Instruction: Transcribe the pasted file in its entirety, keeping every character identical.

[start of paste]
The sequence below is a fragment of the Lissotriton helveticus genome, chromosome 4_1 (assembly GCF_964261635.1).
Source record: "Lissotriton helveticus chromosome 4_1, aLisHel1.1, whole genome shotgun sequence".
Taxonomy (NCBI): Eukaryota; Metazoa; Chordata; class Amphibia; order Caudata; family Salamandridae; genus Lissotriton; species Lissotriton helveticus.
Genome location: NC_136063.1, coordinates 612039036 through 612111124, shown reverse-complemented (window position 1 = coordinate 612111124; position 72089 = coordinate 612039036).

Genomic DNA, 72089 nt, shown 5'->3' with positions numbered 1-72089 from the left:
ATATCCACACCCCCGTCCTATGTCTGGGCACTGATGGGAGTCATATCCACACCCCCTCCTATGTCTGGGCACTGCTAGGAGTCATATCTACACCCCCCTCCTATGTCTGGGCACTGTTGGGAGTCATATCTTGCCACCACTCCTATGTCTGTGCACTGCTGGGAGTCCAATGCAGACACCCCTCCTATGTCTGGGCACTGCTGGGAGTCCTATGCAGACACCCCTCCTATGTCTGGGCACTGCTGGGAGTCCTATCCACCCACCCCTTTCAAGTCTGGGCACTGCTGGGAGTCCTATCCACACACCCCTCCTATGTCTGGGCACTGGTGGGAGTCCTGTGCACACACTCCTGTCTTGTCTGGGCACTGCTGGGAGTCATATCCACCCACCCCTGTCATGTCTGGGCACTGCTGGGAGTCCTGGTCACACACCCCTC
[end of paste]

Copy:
The sequence below is a fragment of the Lissotriton helveticus genome, chromosome 4_1 (assembly GCF_964261635.1).
Source record: "Lissotriton helveticus chromosome 4_1, aLisHel1.1, whole genome shotgun sequence".
Taxonomy (NCBI): Eukaryota; Metazoa; Chordata; class Amphibia; order Caudata; family Salamandridae; genus Lissotriton; species Lissotriton helveticus.
Genome location: NC_136063.1, coordinates 612039036 through 612111124, shown reverse-complemented (window position 1 = coordinate 612111124; position 72089 = coordinate 612039036).

Genomic DNA, 72089 nt, shown 5'->3' with positions numbered 1-72089 from the left:
ATATCCACACCCCCGTCCTATGTCTGGGCACTGATGGGAGTCATATCCACACCCCCTCCTATGTCTGGGCACTGCTAGGAGTCATATCTACACCCCCCTCCTATGTCTGGGCACTGTTGGGAGTCATATCTTGCCACCACTCCTATGTCTGTGCACTGCTGGGAGTCCAATGCAGACACCCCTCCTATGTCTGGGCACTGCTGGGAGTCCTATGCAGACACCCCTCCTATGTCTGGGCACTGCTGGGAGTCCTATCCACCCACCCCTTTCAAGTCTGGGCACTGCTGGGAGTCCTATCCACACACCCCTCCTATGTCTGGGCACTGGTGGGAGTCCTGTGCACACACTCCTGTCTTGTCTGGGCACTGCTGGGAGTCATATCCACCCACCCCTGTCATGTCTGGGCACTGCTGGGAGTCCTGGTCACACACCCCTC